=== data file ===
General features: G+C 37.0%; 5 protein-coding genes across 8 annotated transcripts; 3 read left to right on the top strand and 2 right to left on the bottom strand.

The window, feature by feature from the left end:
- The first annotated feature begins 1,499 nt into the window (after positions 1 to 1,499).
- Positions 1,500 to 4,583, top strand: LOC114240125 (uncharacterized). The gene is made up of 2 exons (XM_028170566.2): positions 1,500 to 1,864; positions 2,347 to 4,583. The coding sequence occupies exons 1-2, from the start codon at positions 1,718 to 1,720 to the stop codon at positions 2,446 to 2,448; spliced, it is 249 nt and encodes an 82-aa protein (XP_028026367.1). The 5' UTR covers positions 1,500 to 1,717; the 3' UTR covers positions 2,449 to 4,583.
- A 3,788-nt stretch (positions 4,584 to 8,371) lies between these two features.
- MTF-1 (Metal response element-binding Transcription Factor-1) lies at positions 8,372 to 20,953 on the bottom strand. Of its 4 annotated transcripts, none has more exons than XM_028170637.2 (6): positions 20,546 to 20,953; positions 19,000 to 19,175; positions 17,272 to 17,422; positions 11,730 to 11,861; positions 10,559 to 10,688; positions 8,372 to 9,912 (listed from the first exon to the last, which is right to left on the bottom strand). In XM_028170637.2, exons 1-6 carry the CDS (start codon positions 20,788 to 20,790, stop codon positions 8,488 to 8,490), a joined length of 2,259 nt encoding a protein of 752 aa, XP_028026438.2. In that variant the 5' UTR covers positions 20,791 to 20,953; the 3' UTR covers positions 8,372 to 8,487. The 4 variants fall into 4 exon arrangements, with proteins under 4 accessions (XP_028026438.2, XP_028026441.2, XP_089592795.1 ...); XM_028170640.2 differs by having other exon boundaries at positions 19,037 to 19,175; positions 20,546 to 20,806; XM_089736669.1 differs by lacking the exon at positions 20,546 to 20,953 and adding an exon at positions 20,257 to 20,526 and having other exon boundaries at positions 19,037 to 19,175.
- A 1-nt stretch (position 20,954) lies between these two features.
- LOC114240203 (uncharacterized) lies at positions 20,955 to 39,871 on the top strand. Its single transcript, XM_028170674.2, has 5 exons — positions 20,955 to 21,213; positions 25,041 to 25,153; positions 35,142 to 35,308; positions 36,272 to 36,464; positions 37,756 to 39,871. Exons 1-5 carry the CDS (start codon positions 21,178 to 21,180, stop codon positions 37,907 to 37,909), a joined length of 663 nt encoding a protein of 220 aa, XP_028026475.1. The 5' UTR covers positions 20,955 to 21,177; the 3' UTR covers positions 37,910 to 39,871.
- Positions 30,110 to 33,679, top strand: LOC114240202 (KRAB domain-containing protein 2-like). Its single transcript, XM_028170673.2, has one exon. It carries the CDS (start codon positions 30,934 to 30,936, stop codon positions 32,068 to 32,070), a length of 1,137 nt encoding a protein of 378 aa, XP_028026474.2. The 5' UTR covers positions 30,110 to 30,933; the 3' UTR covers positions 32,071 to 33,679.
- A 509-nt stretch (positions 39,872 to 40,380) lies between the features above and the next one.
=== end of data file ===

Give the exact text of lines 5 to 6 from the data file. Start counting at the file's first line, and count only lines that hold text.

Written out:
- A 3,788-nt stretch (positions 4,584 to 8,371) lies between these two features.
- MTF-1 (Metal response element-binding Transcription Factor-1) lies at positions 8,372 to 20,953 on the bottom strand. Of its 4 annotated transcripts, none has more exons than XM_028170637.2 (6): positions 20,546 to 20,953; positions 19,000 to 19,175; positions 17,272 to 17,422; positions 11,730 to 11,861; positions 10,559 to 10,688; positions 8,372 to 9,912 (listed from the first exon to the last, which is right to left on the bottom strand). In XM_028170637.2, exons 1-6 carry the CDS (start codon positions 20,788 to 20,790, stop codon positions 8,488 to 8,490), a joined length of 2,259 nt encoding a protein of 752 aa, XP_028026438.2. In that variant the 5' UTR covers positions 20,791 to 20,953; the 3' UTR covers positions 8,372 to 8,487. The 4 variants fall into 4 exon arrangements, with proteins under 4 accessions (XP_028026438.2, XP_028026441.2, XP_089592795.1 ...); XM_028170640.2 differs by having other exon boundaries at positions 19,037 to 19,175; positions 20,546 to 20,806; XM_089736669.1 differs by lacking the exon at positions 20,546 to 20,953 and adding an exon at positions 20,257 to 20,526 and having other exon boundaries at positions 19,037 to 19,175.